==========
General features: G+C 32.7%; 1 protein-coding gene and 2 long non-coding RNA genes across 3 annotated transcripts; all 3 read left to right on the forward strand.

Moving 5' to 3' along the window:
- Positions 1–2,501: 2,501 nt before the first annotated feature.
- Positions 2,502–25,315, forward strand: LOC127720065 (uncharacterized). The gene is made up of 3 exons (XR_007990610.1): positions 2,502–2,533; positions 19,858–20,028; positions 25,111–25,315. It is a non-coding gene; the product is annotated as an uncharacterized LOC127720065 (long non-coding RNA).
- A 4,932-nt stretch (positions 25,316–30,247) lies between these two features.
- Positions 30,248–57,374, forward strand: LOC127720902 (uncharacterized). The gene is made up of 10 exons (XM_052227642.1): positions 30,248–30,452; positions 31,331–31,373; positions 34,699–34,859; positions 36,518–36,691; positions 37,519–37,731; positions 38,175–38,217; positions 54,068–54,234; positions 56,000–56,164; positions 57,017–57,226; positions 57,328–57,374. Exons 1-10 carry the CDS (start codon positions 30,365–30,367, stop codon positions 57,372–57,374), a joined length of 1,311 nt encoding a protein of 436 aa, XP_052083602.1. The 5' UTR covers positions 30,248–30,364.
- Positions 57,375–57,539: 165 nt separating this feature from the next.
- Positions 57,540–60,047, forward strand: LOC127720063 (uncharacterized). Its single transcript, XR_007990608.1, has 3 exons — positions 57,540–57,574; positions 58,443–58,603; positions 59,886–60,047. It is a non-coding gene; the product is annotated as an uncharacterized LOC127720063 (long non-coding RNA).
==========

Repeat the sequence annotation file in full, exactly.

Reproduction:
General features: G+C 32.7%; 1 protein-coding gene and 2 long non-coding RNA genes across 3 annotated transcripts; all 3 read left to right on the forward strand.

Moving 5' to 3' along the window:
- Positions 1–2,501: 2,501 nt before the first annotated feature.
- Positions 2,502–25,315, forward strand: LOC127720065 (uncharacterized). The gene is made up of 3 exons (XR_007990610.1): positions 2,502–2,533; positions 19,858–20,028; positions 25,111–25,315. It is a non-coding gene; the product is annotated as an uncharacterized LOC127720065 (long non-coding RNA).
- A 4,932-nt stretch (positions 25,316–30,247) lies between these two features.
- Positions 30,248–57,374, forward strand: LOC127720902 (uncharacterized). The gene is made up of 10 exons (XM_052227642.1): positions 30,248–30,452; positions 31,331–31,373; positions 34,699–34,859; positions 36,518–36,691; positions 37,519–37,731; positions 38,175–38,217; positions 54,068–54,234; positions 56,000–56,164; positions 57,017–57,226; positions 57,328–57,374. Exons 1-10 carry the CDS (start codon positions 30,365–30,367, stop codon positions 57,372–57,374), a joined length of 1,311 nt encoding a protein of 436 aa, XP_052083602.1. The 5' UTR covers positions 30,248–30,364.
- Positions 57,375–57,539: 165 nt separating this feature from the next.
- Positions 57,540–60,047, forward strand: LOC127720063 (uncharacterized). Its single transcript, XR_007990608.1, has 3 exons — positions 57,540–57,574; positions 58,443–58,603; positions 59,886–60,047. It is a non-coding gene; the product is annotated as an uncharacterized LOC127720063 (long non-coding RNA).